I vaguely remember flowers

I pinched my penis in the woods yesterday, by accident, climbing through a wooden fence to look at a grave.
The fence was made of horizontal slats attached to wooden fence posts. Normally there would have been plenty of space for me to squeeze through, but I was wearing a pack that made it a tighter fit.
I groaned, and my wife asked what the matter was, and I told her.
My pack held a few apples, a thermos full of cold water, and a rain jacket I bought last summer (2019) at REI.
I started out with three apples, then ate one, then fed another to some goats.
The grave stone seemed to be granite. There was a bronze (?) plaque on it with five names, two with one surname, the other three with another. There was a space in front of it the size of a couple shoeboxes, covered with a flat rectangle of metal or stone (I forget), so I assumed they were putting urns in there and not whole bodies.
There was a bench beside the stone where you could sit and look into the distance.
I vaguely remember flowers.

Now what?

Mr. Cordyceps is all WTF?

In other words, I suppose, he is at a loss. It’s like, when he was 40 he was all, oh no, I’m getting old and so on, but he got over it and life went on. And then people close to him died and he got sad about that and unbeknownst to him sadness, or grief, became what sustained him.

He was a big drag to be around, to those who loved him.

He just sat around and moped and had no friends and was comfy behind this shell of grief.

Then a friend gave him an old accordeon and he played it and you know what? He realized he was out of grief.

He wasn’t sad anymore. He was still old, and tired, and overwhelmed by reality and bitter that no one had implemented his utopian visions, but he wasn’t sad.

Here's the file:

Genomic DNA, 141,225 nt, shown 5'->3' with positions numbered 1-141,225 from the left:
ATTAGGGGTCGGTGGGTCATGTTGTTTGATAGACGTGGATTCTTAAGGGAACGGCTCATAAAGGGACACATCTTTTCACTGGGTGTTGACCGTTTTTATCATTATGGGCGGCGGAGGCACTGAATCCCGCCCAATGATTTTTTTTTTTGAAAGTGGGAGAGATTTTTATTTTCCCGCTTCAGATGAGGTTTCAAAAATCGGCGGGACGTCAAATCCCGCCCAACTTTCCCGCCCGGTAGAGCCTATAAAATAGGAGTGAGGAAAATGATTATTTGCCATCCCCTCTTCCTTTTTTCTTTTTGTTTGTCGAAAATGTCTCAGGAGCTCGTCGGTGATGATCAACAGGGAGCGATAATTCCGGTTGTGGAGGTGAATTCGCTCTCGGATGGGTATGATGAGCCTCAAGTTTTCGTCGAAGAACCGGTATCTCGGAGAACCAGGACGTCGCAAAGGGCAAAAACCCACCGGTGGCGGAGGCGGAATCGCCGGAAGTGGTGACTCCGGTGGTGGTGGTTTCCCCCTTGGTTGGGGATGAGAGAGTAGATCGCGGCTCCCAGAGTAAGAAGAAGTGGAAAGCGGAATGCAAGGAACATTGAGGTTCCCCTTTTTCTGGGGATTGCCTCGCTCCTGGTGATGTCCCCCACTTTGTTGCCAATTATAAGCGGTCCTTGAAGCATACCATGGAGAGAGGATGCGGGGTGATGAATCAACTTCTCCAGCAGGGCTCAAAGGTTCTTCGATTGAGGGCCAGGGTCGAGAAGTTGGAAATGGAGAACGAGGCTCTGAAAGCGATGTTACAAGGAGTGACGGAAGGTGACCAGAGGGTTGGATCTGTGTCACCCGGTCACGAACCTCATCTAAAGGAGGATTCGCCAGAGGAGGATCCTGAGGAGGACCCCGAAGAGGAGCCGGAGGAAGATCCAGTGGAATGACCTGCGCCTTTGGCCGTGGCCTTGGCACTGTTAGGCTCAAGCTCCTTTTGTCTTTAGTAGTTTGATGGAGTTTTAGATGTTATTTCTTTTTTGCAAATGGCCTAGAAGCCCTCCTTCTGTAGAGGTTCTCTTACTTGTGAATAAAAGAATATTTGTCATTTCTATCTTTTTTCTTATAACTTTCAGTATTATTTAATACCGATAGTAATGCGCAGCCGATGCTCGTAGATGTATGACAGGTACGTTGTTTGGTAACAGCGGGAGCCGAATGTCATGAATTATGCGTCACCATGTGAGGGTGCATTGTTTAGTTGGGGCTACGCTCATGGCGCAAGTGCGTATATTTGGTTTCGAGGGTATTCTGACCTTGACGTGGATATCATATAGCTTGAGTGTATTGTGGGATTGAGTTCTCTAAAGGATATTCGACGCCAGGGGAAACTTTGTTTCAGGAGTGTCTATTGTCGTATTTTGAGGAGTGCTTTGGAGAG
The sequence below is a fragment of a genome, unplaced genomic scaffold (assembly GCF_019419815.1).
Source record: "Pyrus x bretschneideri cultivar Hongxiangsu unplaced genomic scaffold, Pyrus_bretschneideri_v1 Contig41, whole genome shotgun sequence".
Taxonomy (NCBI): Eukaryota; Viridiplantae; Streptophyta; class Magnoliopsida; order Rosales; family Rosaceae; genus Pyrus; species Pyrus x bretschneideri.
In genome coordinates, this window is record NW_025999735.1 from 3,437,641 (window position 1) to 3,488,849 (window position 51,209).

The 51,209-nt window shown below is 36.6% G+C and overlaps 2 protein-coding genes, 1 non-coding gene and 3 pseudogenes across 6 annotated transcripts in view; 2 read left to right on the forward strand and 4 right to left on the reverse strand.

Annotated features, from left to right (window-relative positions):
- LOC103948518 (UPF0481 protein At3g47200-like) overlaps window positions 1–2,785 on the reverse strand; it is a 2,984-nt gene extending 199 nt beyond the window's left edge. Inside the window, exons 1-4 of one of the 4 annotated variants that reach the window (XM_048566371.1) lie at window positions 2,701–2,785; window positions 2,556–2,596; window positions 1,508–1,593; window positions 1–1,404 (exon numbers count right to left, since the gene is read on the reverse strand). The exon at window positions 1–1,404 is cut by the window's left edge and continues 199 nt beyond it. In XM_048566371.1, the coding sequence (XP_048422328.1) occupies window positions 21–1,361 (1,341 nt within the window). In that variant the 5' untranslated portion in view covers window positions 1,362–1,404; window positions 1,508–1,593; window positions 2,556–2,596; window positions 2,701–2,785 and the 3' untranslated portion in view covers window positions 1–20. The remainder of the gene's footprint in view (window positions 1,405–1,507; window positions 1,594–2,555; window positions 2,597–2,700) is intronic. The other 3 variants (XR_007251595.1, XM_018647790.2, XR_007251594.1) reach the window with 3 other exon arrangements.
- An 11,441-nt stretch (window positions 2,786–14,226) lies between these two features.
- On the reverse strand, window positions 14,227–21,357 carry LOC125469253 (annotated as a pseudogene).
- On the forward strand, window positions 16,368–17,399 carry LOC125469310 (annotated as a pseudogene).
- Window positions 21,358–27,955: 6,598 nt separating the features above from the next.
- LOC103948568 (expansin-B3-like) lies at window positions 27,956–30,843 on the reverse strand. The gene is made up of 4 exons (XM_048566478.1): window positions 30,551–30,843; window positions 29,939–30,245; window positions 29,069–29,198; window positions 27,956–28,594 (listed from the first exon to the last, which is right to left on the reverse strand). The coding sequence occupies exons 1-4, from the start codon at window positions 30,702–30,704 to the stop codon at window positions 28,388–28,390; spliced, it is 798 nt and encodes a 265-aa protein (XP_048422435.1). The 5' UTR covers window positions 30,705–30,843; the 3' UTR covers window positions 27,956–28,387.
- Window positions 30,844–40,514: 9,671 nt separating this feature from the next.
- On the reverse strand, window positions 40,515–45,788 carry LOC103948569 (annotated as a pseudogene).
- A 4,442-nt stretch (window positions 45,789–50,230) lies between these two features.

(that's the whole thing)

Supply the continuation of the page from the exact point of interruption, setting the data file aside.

He walked down the street thinking, gee the light is beautiful today.

He took a music lesson thinking, this is going very well, I’m glad I didn’t quit.

Reality continued to teach him lesson after lesson, but at least his ears were open now, and eyes.

He got on the bathroom scales and saw he’d lost a kilo. Then he noticed it was set to -1 instead of 0. Well, at least I didn’t gain a kilo, he thought.

He had a strong feeling that his life was over. And yet it continued. So maybe it wasn’t over.

Careers in Science: Noetical Hydrology

Does the tear absorb the ocean or does the ocean absorb the tear? This question is the domain of the noetical hydrologist. Taking a walk along the creek with his younger daughter, the noetical hydrologist finds himself discussing death and grief with her. “I watched you when grandpa died,” she says. “I read in a magazine how long it takes to get over the deaths of various people – friend, parent, spouse, grandparent, and we were both right on the money. I needed about four months. Eight months for you, I think. You always used to be funny. Then you were so sad. Then, afterwards, you were funny again, just not quite as funny as before.”

The noetical hydrologist’s daughter says this to him. The sun has set and the sky is glowing above the cornfield while clouds gather for a rainy night. The noetical hydrologist wonders, is she wise beyond her years or am I just dull? Neither, he decides. She’s the way she belongs, as is he.

Does the tear absorb the ocean or does the ocean absorb the tear?